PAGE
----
When developing web services and tuning the infrastructure that runs them, you’ll want to make sure that they handle requests quickly enough, and at a high enough volume, to meet your requirements. ApacheBench (
ab) is a benchmarking tool that measures the performance of a web server by inundating it with HTTP requests and recording metrics for latency and success. ApacheBench can help you determine how much traffic your HTTP server can sustain before performance degrades, and set baselines for typical response times.
While ApacheBench was designed to benchmark the Apache web server, it is a fully fledged HTTP client that benchmarks actual connections, and you can use it to test the performance of any backend that processes HTTP requests. In this post, we will explain how ApacheBench works, and walk you through the ApacheBench metrics that can help you tune your web servers and optimize your applications, including:
- Metrics for request latency, which range from percentile breakdowns of all requests to durations of specific phases within TCP connections.
- Metrics for request and connection status, including HTTP status codes and request failures.
ApacheBench is a command line tool that is bundled in the
apache2-utils package. To install
ab, run the following commands on Debian/Ubuntu platforms:
apt-get update apt-get install -y apache2-utils
ApacheBench allows you to configure the number of requests to send, a timeout limit, and request headers.
ab will send the requests, wait for a response (up to a user-specified timeout), and output statistics as a report.
You can run an ApacheBench command with the following format:
ab <OPTIONS> <WEB_SERVER_ADDRESS>/<PATH>
The only required argument is the address of the web server, followed by a
/ (URLs without the trailing
/ will cause
ab to return an error) and an optional URL path. If you don’t specify any options, ApacheBench will send a single request.
ab’s options allow you to adjust the volume of requests, as well as (for specialized cases) their headers and request bodies. Some commonly used options include:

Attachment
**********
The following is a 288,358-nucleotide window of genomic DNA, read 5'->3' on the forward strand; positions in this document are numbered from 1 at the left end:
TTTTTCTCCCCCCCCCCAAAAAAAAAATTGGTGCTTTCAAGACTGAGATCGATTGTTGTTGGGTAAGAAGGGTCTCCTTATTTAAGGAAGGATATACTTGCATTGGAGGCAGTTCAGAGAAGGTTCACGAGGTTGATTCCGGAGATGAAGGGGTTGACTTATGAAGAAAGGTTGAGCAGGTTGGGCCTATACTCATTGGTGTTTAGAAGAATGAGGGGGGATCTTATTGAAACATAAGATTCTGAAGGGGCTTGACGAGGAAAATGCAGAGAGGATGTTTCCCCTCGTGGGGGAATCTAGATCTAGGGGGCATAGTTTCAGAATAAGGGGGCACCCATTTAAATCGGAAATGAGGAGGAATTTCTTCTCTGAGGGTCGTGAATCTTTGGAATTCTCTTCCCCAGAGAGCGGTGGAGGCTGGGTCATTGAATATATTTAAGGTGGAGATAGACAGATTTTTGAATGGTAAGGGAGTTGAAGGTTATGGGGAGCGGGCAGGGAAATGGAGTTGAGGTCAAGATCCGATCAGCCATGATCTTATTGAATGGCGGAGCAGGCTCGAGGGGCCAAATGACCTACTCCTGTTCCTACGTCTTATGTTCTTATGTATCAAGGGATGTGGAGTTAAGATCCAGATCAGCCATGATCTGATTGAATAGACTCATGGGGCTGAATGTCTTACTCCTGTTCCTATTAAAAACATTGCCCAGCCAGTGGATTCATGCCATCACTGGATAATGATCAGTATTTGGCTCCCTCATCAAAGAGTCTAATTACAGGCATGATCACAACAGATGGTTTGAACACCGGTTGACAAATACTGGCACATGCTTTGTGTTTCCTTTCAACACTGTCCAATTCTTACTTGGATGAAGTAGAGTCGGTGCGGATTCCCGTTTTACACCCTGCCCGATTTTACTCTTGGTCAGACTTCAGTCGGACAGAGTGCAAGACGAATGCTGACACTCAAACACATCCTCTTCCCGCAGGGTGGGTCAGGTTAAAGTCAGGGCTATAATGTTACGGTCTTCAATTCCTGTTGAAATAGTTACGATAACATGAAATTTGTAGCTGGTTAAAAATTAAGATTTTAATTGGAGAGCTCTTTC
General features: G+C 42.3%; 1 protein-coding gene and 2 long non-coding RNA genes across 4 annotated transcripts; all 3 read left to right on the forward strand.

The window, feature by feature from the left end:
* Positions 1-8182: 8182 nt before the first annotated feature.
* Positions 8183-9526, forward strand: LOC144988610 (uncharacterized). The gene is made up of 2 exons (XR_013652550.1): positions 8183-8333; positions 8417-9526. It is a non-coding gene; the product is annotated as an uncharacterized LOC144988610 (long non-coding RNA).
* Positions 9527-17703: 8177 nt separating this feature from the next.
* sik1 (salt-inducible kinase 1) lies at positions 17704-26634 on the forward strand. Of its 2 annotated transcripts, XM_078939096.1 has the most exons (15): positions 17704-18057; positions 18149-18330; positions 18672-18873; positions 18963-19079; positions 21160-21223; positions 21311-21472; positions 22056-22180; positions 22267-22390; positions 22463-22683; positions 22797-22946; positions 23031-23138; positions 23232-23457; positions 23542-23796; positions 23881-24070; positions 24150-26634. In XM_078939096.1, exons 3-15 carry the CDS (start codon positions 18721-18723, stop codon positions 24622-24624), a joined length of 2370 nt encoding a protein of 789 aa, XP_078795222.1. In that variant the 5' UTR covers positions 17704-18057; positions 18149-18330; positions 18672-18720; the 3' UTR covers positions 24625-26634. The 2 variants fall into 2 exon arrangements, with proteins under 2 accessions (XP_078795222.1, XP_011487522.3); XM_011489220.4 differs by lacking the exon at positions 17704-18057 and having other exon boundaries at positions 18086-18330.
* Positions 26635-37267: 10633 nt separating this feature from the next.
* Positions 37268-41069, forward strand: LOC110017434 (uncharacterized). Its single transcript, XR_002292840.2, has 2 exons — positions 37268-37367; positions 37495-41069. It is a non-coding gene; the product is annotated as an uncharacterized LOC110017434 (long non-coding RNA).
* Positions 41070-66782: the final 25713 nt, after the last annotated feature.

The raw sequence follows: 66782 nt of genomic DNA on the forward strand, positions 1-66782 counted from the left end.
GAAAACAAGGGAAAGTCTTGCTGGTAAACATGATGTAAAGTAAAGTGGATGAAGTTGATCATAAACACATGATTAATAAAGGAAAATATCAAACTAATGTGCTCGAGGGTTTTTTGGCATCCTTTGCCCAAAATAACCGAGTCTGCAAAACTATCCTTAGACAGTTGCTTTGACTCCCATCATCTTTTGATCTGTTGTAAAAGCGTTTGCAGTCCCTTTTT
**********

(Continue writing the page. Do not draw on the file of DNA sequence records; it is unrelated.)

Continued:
-n: The number of requests to send
-t: A duration in seconds after which
abwill stop sending requests
-c: The number of concurrent requests to make
If you’re using both the
-t and the
-n flags, note that
-t should always go first—otherwise ApacheBench will override the value of
-n and assign the default
-n value of
50000, or 50,000 requests. Additionally,
ab runs on a single thread—the
-c value tells
ab how many file descriptors to allocate at a time for TCP connections, not how many HTTP requests to send simultaneously. The
-c flag does allow
ab to complete its tests in less time, and simulates a higher number of concurrent connections. The two timeseries graphs below, for example, show the number of concurrent connections as well as requests per second for the command:
ab -n 100000 -c 1000 <SERVER_ADDRESS>
When using ApacheBench, you’ll want to understand its constraints, which stem from the fact that
ab measures actual HTTP requests between two servers that may or may not run on the same host. First, you’ll want to make sure that the host conducting an
ab test has enough CPU resources to make all TCP connections you’ve specified, as well as enough memory available to store the state of each connection (
ab allocates memory based on the number of requests).
Other constraints include the fact that ApacheBench’s send-everything-at-once approach may not reflect the way your application handles requests over time; and the distance between the server and
ab client (e.g., the same host or different availability zones) will affect latency scores. As a result,
ab requests may not reflect the sorts of latencies you can expect to see in your usual production load. You’ll get the most out of ApacheBench when using the relative results of your tests—not “How fast are responses?” but “Are responses getting faster?"—to see how effective your efforts are to optimize your application code, server configuration, load balancing architecture, and so on.
After finishing its tests, ApacheBench produces a report that resembles the code snippet below. Later in this section, we will explain the different metrics provided in this report, such as:
- How long requests took to complete, including latency for different parts of the request-response cycle
- How successful the requests were, including how many requests received non-2xx responses, and how many requests failed
Server Software: AmazonS3 Server Hostname: <SOME_HOST> Server Port: 443 SSL/TLS Protocol: TLSv1.2,ECDHE-RSA-AES128-GCM-SHA256,2048,128 TLS Server Name: <SOME_HOST> Document Path: / Document Length: 45563 bytes Concurrency Level: 2 Time taken for tests: 3.955 seconds Complete requests: 100 Failed requests: 0 Total transferred: 4625489 bytes HTML transferred: 4556300 bytes Requests per second: 25.29 [#/sec] (mean) Time per request: 79.094 [ms] (mean) Time per request: 39.547 [ms] (mean, across all concurrent requests) Transfer rate: 1142.21 [Kbytes/sec] received Connection Times (ms) min mean[+/-sd] median max Connect: 40 53 8.1 51 99 Processing: 12 24 9.4 23 98 Waiting: 5 14 10.6 12 95 Total: 57 77 15.0 75 197 Percentage of the requests served within a certain time (ms) 50% 75 66% 77 75% 80 80% 81 90% 85 95% 92 98% 116 99% 197 100% 197 (longest request)